Mum’s pain over simple safety plea
THE knock on the door was the moment every parent dreads.
It woke Toni Nicolo from a nap on the couch but did not rouse her husband Carm, who had gone to bed before an early start the next morning.
From the moment the two uniformed police officers told the couple their 23-year-old daughter Bree had died in a car crash only minutes from the family home, their lives fell apart.
Now Mrs Nicolo, 53, and her husband have successfully petitioned the State Government to make a minor traffic change which could have saved their daughter’s life.
After four months of bureaucratic runaround and being shunted between Transport Minister Stephan Knoll’s office and Road Safety Minister Corey Wingard’s office, Mrs Nicolo has finally been given an answer to her continued emails and phone calls.
Mrs Nicolo was asking for the speed limit over the Bridgewater exit at the South Eastern Freeway to be reduced to 60km/h across the bridge.
Currently the speed limit changes to 80km/h halfway across the bridge as cars hurtle between two busy intersections, where Bree’s car was struck side-on by another car on April 4, 2016.
Mrs Nicolo told The Advertiser she wanted the speed increase moved less than 100m towards Mount George.
This would mean cars could not speed up until they had passed the busy intersection.
She also has been petitioning for Stop signs at the intersection to force drivers to a halt before making the turn.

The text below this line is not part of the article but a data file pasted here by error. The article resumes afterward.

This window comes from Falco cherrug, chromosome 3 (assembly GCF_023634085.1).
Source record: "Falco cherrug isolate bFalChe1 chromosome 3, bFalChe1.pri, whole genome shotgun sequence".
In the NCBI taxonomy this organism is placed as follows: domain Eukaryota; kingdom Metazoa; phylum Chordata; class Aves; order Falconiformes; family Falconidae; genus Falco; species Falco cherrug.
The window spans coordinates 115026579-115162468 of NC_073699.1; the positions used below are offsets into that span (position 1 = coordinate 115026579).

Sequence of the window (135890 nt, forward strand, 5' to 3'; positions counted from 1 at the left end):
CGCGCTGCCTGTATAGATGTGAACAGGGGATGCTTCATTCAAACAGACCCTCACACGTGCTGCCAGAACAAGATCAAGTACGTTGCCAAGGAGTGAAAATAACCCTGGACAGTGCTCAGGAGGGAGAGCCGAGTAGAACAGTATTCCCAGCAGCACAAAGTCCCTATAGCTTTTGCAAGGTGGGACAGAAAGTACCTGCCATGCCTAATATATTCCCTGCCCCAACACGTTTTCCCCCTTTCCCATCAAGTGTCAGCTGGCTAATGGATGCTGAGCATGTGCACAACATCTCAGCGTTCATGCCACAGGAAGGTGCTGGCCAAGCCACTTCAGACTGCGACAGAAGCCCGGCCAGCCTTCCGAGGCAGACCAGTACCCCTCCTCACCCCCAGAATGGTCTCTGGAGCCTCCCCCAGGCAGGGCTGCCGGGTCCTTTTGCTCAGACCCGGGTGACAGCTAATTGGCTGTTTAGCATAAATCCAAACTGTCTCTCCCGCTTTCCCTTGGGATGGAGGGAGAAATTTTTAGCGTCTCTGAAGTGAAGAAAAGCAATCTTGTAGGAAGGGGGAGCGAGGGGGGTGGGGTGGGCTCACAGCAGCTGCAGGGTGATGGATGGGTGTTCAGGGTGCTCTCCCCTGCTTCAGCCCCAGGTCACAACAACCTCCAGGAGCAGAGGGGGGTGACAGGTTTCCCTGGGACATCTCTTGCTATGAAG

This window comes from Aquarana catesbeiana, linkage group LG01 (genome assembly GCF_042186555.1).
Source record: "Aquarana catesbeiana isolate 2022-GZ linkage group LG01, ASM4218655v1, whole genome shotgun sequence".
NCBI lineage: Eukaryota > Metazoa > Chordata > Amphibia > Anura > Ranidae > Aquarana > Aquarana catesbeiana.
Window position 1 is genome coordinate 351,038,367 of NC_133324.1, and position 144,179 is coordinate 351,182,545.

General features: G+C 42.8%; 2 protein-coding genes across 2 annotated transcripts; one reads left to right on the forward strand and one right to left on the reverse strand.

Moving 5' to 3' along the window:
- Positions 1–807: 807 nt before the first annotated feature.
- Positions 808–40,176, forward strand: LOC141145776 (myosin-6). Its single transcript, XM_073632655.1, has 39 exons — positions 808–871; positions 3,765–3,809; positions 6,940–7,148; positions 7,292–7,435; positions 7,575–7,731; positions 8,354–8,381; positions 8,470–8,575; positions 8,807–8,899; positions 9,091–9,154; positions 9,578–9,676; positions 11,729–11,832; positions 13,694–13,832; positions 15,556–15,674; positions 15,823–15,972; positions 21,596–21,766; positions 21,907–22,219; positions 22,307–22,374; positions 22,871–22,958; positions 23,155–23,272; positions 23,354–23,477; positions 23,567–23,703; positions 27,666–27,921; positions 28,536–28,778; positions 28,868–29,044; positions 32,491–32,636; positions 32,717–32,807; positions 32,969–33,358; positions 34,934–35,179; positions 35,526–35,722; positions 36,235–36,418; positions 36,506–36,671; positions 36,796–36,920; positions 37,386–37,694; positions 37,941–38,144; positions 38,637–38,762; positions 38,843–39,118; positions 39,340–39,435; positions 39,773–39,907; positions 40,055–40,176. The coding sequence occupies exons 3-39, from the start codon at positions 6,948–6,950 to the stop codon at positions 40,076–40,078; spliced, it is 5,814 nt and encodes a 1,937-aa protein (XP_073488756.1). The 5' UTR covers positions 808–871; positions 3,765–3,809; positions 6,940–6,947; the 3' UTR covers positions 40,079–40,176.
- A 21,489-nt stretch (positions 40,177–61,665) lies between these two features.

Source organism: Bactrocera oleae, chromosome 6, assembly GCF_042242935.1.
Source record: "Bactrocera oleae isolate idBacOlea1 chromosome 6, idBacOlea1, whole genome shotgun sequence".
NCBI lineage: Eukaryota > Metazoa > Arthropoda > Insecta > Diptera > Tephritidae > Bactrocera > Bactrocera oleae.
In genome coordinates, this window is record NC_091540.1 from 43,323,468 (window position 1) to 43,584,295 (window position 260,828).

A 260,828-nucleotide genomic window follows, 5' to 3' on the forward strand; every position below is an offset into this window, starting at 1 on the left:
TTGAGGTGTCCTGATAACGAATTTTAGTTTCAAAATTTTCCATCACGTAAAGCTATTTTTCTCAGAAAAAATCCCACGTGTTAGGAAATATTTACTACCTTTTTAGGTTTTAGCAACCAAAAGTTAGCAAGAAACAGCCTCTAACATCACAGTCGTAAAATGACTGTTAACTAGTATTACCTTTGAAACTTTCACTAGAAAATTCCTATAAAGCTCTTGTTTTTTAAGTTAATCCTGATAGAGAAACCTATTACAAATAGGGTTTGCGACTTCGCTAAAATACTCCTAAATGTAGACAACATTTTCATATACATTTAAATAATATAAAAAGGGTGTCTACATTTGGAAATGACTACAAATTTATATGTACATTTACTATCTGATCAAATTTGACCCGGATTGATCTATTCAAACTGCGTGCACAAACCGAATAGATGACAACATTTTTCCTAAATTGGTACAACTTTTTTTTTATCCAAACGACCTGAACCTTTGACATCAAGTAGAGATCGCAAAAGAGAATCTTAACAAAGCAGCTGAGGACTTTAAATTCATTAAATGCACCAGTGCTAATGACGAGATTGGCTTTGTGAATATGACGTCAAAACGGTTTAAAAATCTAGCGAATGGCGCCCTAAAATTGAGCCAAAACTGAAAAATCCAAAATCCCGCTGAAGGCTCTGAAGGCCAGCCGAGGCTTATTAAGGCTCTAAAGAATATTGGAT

Yesterday, Mr Knoll said he would act on the advice of a favourable RAA report and make the changes the Nicolos have been asking the government to make.
“This was a tragic incident,” Mr Knoll said.
“Once this matter was brought to my attention, I asked the department to fast track this investigation so we could act on any recommendations as soon as possible.
“DPTI will relocate the ‘Re- duce Speed’ sign to a position in advance of the Advance Direction sign, giving drivers more warning.
“It has also been determined that the 80km/h speed limit sign will be moved to approximately 300m past the Bridgewater exit ramp to extend the 60km/h speed limit zone past the junctions.”
But for Mrs Nicolo, the damage has already been done.
She said the initial rejection by Mr Knoll’s office, despite the help of her local member of parliament Josh Teague, had opened up old wounds and had devastated her and her husband.
“I can’t understand for the life of me why this is so difficult,” Mrs Nicolo said.
“It’s been really cruel that they have dragged this out so long, they haven’t shown us respect and dignity.”
Mrs Nicolo now fears that there will be further delays in making the change after Mr Knoll wrote to Mr Teague that the change would require council endorsement.
The Nicolo household is a memorial to her daughter, adorned with photos and memories of Bree who was studying speech pathology at Flinders University.
“She was just such a cool, unique and eclectic young woman who was loved by everyone, she had so much to offer,” Mrs Nicolo said.
“She was a debate champion and a perfect student. She was a prefect at Seymour College and editor of their Black Watch magazine
“The tragedy of it is that she travelled all around the world and did so much and this happened so close to home.”
Bree was heading home after studying with a friend when the crash happened.
For more than two years after the crash, Mrs Nicolo avoided the intersection where her daughter died.
But four months ago, on the advice of her doctor, she went to the site of the crash for the first time, desperately seeking some kind of closure.
“I was looking around and I started thinking that maybe there was a way to help, that maybe it could have been prevented,” Mrs Nicolo said.